The cost of bringing home American jobs

Is General Electric an American company?
Is General Electric an American company?

Donald Trump says that he'll "bring the jobs back" from countries like China and Mexico. Bernie Sanders makes a similar, bold claim too.

It's possible, but it comes with a big downside: "Consumers would definitely face higher costs," says Bill Watkins, an economist at California Lutheran University.

Low-income Americans would take the biggest hit because they spend a high share of their income on clothes, shoes and toys -- things that rely mostly on cheap labor to make.

"It's the lower and middle class people who will face the higher costs that are associated with trade restrictions," says Gus Faucher, senior economist at PNC Financial.

Here's how the candidates could bring jobs back to the U.S. and the risks that they run.

Related: Bernie Sanders: GE is destroying the moral fabric of America

1. The Trump Tax: slap taxes on China and Mexico

The idea: Trump has said he would threaten a range of high taxes -- as much as 40% -- on imports from China and Mexico. That would make cars and clothes made overseas more expensive, and less attractive, for Americans.

The hope is that costs increase so much that it makes more sense to build them in America.

Risk and costs: There's no guarantee that slapping a tax on Chinese or Mexican products would make companies bring jobs back. Experts say companies will likely move jobs to the next country with the lowest labor costs like Vietnam.

"The only way to guarantee production comes back to the U.S. is if it imposes tariffs on every other country and that's a trade war," says Paul Ashworth, an economist at Capital Economics.

Trade wars are expensive. The United States raised tariffs in the early 1930s on European countries to protect U.S. jobs. Then Europe did the same to America. Global trade plummeted and tariffs worsened the Great Depression.

donald trump china jobs

Related: GE to Sanders: We're not popular with socialists

2. Make Americans more productive

The idea: Trump or Sanders could pursue policies that make American workers more productive. That is, Americans would need to produce more cars per hour or t-shirts per hour than they already do.

That would give employers more bang for their buck to justify moving jobs back to the United States.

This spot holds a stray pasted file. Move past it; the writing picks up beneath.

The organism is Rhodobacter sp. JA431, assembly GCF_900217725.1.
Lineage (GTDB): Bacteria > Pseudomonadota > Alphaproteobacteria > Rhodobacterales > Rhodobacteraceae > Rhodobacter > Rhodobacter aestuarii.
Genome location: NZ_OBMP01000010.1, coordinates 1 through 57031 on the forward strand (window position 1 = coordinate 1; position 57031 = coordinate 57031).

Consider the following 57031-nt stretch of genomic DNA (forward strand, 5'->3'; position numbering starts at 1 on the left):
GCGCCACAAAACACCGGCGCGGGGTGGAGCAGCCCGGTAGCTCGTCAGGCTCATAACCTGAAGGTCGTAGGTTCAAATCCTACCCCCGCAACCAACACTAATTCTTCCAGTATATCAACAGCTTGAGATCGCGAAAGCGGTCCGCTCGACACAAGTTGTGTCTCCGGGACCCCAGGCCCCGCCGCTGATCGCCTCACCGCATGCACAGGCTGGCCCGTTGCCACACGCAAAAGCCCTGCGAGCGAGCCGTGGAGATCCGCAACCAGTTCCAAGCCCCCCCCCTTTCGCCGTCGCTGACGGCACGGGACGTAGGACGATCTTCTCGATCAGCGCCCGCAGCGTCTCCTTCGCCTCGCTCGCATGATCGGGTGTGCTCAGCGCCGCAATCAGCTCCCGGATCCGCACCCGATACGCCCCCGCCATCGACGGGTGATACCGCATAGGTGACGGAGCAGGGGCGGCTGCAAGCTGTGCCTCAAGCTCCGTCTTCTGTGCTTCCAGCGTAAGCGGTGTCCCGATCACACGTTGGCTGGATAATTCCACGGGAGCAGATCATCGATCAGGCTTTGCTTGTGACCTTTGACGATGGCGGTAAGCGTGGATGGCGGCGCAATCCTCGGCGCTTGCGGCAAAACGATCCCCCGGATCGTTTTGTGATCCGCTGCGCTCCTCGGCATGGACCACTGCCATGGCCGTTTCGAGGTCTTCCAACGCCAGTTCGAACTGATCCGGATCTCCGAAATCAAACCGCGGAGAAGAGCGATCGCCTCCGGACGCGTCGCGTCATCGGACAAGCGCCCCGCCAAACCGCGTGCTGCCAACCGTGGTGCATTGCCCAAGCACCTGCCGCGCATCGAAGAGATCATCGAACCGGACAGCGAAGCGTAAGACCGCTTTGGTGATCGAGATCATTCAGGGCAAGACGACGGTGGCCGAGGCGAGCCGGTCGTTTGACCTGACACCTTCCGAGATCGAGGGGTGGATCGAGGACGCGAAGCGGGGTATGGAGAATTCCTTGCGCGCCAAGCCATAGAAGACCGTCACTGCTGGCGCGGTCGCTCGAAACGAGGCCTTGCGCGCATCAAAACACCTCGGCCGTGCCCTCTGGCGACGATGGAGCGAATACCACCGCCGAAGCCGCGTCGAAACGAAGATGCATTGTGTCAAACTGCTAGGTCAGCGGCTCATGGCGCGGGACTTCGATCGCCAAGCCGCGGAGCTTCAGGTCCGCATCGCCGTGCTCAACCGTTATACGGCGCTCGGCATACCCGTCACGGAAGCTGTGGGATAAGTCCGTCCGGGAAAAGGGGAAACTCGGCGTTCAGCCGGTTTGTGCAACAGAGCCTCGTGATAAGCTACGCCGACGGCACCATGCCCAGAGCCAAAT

Risk and costs: Making workers more productive requires major investments in equipment, job training programs and education. Paying for those investments is costly and could mean higher taxes for Americans.

It's no quick fix -- improving worker productivity can take several years.

This strategy holds major long-term benefits for American workers, experts say, but political patience could chip away at it.

Related: Trump's economic plan: fix U.S. trade

3. Bring China to the negotiating table to talk currency

The idea: Many, including Trump, have long claimed that China keeps its currency extra cheap so that its exports look more attractive to international buyers. It also makes U.S. exports more expensive for Chinese buyers.

Risks and costs: Striking a currency deal with China may have unintended consequences. Let's say China let's its currency float freely like the U.S. dollar. China's currency could actually go down - that's what happened when it last loosened its grip.

That would make it even more expensive for American companies to export things to other countries. When American exports decline, American workers tend to lose their jobs. Between October and February, U.S. manufacturing was in a recession and employers slashed thousands of jobs.

"This will reduce our exports and thus cost jobs in other sectors," says Alan Deardorff, an economist at the University of Michigan. "Bringing back the jobs we've 'lost' will cost us many of the jobs we've gained in other sectors."

Related: $75 a day vs. $75k a year: How we lost jobs to Mexico

4. Pay subsidies to U.S. companies that bring jobs back

The idea: A quick fix that would compensate firms for taking on higher labor costs and bringing jobs back.

Risks and costs: Paying Corporate America isn't politically popular and would likely require Americans to pay more up front.

"Taxes would be needed to pay for them," says Deardorff.

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